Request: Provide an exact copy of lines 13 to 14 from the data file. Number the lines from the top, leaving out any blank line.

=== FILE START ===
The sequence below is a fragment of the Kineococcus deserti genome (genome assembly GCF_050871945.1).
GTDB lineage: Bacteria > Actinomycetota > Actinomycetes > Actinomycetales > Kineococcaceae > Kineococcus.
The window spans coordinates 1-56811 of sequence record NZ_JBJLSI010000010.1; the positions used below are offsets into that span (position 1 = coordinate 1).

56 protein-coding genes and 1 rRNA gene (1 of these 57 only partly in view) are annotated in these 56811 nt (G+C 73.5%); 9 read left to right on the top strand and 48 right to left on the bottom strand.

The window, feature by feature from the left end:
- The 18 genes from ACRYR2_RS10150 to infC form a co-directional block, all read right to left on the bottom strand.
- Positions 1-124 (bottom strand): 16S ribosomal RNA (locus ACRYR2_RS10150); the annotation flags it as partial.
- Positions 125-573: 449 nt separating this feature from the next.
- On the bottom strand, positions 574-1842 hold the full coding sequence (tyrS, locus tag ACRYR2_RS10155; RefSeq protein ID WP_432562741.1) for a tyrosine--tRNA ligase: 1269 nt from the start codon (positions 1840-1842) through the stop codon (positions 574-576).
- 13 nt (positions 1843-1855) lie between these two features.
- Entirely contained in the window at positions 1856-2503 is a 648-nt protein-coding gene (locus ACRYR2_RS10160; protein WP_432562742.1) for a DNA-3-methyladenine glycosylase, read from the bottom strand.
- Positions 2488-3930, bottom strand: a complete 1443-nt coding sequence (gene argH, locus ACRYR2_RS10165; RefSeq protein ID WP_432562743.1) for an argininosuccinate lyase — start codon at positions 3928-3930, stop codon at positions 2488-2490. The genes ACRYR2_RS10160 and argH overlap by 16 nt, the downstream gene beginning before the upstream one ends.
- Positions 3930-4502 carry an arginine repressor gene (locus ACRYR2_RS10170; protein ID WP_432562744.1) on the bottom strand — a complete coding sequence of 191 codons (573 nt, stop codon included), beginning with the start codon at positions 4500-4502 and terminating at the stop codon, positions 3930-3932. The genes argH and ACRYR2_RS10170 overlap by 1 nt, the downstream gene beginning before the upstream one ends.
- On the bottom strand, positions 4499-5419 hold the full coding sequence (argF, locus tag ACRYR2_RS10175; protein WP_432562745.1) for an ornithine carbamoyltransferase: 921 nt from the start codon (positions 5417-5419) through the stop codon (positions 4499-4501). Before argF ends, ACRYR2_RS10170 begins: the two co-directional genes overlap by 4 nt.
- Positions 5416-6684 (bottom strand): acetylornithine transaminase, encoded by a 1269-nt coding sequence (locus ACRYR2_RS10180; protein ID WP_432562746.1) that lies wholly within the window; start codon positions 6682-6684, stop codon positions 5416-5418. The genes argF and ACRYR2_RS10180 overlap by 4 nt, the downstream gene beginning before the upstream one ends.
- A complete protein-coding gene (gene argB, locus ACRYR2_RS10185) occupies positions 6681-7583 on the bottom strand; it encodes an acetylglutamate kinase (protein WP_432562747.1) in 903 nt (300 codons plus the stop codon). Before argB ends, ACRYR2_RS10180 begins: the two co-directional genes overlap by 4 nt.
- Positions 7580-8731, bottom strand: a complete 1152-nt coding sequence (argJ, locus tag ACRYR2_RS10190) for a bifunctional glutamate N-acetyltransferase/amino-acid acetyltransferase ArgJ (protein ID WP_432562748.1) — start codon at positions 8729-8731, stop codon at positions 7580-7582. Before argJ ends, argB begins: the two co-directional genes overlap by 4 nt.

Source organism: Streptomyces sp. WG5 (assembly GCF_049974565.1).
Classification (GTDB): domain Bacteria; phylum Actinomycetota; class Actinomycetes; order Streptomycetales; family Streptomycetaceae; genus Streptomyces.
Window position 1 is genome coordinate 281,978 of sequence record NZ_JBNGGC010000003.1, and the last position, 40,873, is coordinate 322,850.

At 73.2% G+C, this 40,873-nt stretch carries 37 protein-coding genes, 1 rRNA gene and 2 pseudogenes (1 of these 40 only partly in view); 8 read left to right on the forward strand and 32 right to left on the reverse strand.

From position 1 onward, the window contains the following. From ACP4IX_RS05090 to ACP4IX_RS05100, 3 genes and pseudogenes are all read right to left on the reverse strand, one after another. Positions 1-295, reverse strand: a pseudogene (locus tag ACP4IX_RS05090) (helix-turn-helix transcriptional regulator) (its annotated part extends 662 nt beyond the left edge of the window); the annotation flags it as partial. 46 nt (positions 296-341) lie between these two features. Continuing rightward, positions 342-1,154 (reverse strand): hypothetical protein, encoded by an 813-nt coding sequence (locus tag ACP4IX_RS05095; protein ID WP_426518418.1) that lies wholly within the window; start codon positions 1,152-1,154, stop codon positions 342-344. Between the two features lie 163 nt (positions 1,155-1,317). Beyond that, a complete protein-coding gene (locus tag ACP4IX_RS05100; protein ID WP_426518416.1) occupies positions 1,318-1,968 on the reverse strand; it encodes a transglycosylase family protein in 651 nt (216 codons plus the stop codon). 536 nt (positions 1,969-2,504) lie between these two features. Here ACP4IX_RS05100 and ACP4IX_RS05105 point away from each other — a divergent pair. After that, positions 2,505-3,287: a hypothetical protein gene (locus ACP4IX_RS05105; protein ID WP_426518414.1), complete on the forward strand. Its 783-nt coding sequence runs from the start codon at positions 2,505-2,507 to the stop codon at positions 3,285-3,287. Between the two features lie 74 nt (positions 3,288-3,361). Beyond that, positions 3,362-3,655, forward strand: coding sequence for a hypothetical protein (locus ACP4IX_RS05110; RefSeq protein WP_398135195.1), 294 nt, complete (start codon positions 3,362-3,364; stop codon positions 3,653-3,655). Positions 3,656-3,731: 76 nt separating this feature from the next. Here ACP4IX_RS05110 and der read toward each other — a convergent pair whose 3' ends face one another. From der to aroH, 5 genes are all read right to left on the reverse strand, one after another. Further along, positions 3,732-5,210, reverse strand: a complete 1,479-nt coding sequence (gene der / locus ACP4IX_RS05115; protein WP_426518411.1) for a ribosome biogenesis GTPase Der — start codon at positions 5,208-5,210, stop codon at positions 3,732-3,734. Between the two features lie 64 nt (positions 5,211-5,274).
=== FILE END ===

- Positions 3930-4502 carry an arginine repressor gene (locus ACRYR2_RS10170; protein ID WP_432562744.1) on the bottom strand — a complete coding sequence of 191 codons (573 nt, stop codon included), beginning with the start codon at positions 4500-4502 and terminating at the stop codon, positions 3930-3932. The genes argH and ACRYR2_RS10170 overlap by 1 nt, the downstream gene beginning before the upstream one ends.
- On the bottom strand, positions 4499-5419 hold the full coding sequence (argF, locus tag ACRYR2_RS10175; protein WP_432562745.1) for an ornithine carbamoyltransferase: 921 nt from the start codon (positions 5417-5419) through the stop codon (positions 4499-4501). Before argF ends, ACRYR2_RS10170 begins: the two co-directional genes overlap by 4 nt.